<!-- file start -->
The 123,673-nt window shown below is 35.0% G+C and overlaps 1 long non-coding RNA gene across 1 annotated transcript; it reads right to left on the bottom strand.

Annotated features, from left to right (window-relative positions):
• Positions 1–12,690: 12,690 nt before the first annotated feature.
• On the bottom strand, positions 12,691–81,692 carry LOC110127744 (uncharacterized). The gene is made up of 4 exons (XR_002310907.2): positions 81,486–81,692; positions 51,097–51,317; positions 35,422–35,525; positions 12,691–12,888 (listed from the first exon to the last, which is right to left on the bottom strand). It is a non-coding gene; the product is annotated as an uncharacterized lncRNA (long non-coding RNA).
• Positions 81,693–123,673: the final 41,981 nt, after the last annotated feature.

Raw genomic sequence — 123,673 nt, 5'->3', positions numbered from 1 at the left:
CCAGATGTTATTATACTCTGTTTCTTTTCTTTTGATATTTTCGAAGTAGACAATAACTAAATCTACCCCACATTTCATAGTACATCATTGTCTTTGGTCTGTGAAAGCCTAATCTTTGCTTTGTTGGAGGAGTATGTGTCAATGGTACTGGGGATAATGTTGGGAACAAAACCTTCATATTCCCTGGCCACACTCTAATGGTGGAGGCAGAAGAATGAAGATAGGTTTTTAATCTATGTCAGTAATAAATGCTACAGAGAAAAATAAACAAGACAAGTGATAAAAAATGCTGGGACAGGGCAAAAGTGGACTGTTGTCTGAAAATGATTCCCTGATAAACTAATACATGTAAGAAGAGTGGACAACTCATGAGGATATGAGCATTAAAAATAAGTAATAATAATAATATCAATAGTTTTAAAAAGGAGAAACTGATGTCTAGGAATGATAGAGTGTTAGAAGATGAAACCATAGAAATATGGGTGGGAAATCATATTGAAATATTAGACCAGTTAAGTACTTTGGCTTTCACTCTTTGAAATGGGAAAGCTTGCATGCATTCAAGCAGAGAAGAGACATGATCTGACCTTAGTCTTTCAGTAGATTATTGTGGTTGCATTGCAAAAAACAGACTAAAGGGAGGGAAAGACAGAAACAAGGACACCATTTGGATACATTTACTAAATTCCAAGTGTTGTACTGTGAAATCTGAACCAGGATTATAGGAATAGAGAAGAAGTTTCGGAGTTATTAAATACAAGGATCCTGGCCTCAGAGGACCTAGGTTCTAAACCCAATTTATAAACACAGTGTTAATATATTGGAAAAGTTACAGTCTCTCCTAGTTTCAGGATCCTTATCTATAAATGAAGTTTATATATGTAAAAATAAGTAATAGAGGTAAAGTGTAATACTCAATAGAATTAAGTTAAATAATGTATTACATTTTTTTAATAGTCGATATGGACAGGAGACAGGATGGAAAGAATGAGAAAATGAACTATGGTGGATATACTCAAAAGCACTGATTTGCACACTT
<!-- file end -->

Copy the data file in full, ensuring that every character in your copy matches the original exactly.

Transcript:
The 123,673-nt window shown below is 35.0% G+C and overlaps 1 long non-coding RNA gene across 1 annotated transcript; it reads right to left on the bottom strand.

Annotated features, from left to right (window-relative positions):
• Positions 1–12,690: 12,690 nt before the first annotated feature.
• On the bottom strand, positions 12,691–81,692 carry LOC110127744 (uncharacterized). The gene is made up of 4 exons (XR_002310907.2): positions 81,486–81,692; positions 51,097–51,317; positions 35,422–35,525; positions 12,691–12,888 (listed from the first exon to the last, which is right to left on the bottom strand). It is a non-coding gene; the product is annotated as an uncharacterized lncRNA (long non-coding RNA).
• Positions 81,693–123,673: the final 41,981 nt, after the last annotated feature.

Raw genomic sequence — 123,673 nt, 5'->3', positions numbered from 1 at the left:
CCAGATGTTATTATACTCTGTTTCTTTTCTTTTGATATTTTCGAAGTAGACAATAACTAAATCTACCCCACATTTCATAGTACATCATTGTCTTTGGTCTGTGAAAGCCTAATCTTTGCTTTGTTGGAGGAGTATGTGTCAATGGTACTGGGGATAATGTTGGGAACAAAACCTTCATATTCCCTGGCCACACTCTAATGGTGGAGGCAGAAGAATGAAGATAGGTTTTTAATCTATGTCAGTAATAAATGCTACAGAGAAAAATAAACAAGACAAGTGATAAAAAATGCTGGGACAGGGCAAAAGTGGACTGTTGTCTGAAAATGATTCCCTGATAAACTAATACATGTAAGAAGAGTGGACAACTCATGAGGATATGAGCATTAAAAATAAGTAATAATAATAATATCAATAGTTTTAAAAAGGAGAAACTGATGTCTAGGAATGATAGAGTGTTAGAAGATGAAACCATAGAAATATGGGTGGGAAATCATATTGAAATATTAGACCAGTTAAGTACTTTGGCTTTCACTCTTTGAAATGGGAAAGCTTGCATGCATTCAAGCAGAGAAGAGACATGATCTGACCTTAGTCTTTCAGTAGATTATTGTGGTTGCATTGCAAAAAACAGACTAAAGGGAGGGAAAGACAGAAACAAGGACACCATTTGGATACATTTACTAAATTCCAAGTGTTGTACTGTGAAATCTGAACCAGGATTATAGGAATAGAGAAGAAGTTTCGGAGTTATTAAATACAAGGATCCTGGCCTCAGAGGACCTAGGTTCTAAACCCAATTTATAAACACAGTGTTAATATATTGGAAAAGTTACAGTCTCTCCTAGTTTCAGGATCCTTATCTATAAATGAAGTTTATATATGTAAAAATAAGTAATAGAGGTAAAGTGTAATACTCAATAGAATTAAGTTAAATAATGTATTACATTTTTTTAATAGTCGATATGGACAGGAGACAGGATGGAAAGAATGAGAAAATGAACTATGGTGGATATACTCAAAAGCACTGATTTGCACACTT